Then came the Challenger disaster in 2003 and the future of the missions to ISS was hanging in the balance.  During this period the development of the ASM-02 instrument continued.  Tests at European Space Agency showed that liquid helium would not last for three years.  The Space Shuttle was eventually given a go ahead in 2009, AMS-02 was given a green light to be flown in 2010.  The instrument would be carried on top of the ISS and would be left there; the ISS is to operate till 2015.  During this period, a decision was taken replace the SCM with PM.  The magnetic field of the PM is about 5 times weaker than the SCM and as a result, there will be loss of resolution in separating matter and antimatter.  However this could be corrected by a minor design modification.  The advantage of the PM system is it is cheaper, light and safer, no liquid helium to worry about.  In the final design the resolution of the PM system was as good as the SCM system.  Tests have shown that the PM bases system could operate for a period of 10 years without any deterioration of property; the life expectancy of the SCM based system, on the other hand, was 3 years.

Since the detectors used in this mission are essentially very high energy particle detectors, the instrument was assembled in CERN, Switzerland.  There the detectors were subjected to high energy particles for calibration.  Then the instrument was sent to the European Space Research and Technology Centre in the Netherlands for thermal vacuum, electromagnetic compatibility and electromagnetic interference testing.  These tests are necessary to confirm the survivability in the space weather.  Tests also include vibration tests so that the instrument can withstand the tortuous forces during the launch.  Following the tests at space centre, final alignment test was done at CERN and was sent to the US for launch.  The Space Shuttle Endeavour carried the AMS-02 instrument to to the ISS; the launched date was 16 May 2011 and the instrument was permanently fixed to the ISS on 19 May 2011.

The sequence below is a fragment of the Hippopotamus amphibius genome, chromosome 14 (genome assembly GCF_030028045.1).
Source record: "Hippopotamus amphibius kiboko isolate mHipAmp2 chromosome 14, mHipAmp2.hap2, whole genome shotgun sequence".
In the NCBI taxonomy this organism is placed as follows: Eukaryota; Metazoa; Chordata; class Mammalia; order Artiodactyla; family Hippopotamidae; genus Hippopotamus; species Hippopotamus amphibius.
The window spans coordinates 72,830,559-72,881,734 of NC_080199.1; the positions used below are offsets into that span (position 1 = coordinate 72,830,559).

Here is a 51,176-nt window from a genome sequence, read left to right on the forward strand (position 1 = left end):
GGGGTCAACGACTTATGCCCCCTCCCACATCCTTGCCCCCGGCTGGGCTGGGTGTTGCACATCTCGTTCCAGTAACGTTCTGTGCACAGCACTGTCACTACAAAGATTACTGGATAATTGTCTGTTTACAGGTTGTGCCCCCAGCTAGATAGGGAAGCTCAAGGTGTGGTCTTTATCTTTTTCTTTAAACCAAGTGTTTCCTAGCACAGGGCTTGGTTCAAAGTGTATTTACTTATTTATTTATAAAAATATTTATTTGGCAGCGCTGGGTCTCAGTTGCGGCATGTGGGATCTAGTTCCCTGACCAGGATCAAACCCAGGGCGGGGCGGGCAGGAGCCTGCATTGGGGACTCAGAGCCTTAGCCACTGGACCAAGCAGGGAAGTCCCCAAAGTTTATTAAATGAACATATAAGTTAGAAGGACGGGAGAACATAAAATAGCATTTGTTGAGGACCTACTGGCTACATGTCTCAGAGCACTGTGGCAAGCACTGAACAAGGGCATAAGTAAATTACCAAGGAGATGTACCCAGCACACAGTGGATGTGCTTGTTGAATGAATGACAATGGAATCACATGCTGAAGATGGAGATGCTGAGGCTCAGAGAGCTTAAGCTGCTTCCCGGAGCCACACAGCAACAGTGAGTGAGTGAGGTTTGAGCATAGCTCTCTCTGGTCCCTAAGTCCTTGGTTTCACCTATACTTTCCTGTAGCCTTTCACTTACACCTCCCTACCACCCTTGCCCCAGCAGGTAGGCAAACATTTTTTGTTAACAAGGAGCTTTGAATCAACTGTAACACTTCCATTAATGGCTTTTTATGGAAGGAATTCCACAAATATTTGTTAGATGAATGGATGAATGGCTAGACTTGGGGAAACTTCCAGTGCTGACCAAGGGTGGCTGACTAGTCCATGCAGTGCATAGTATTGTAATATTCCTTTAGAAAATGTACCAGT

Detectors in the AMS-O2
Transition Radiation Detector (TRD) identifies electrons and positrons among other cosmic-rays
Time-of-Flight System (ToF) alerts the sub-detectors of incoming cosmic-rays 
Silicon Tracker (Tracker) detects the particle charge sign, separating matter from antimatter 
Ring-Imaging Cherenkov Detector (RICH) measures velocity of cosmic-rays with high precision
Electromagnetic Calorimeter (ECAL) measures energy of incoming electrons, positrons and gamma-rays
Anti-Coincidence Counter (ACC) rejects cosmic rays traversing the magnet walls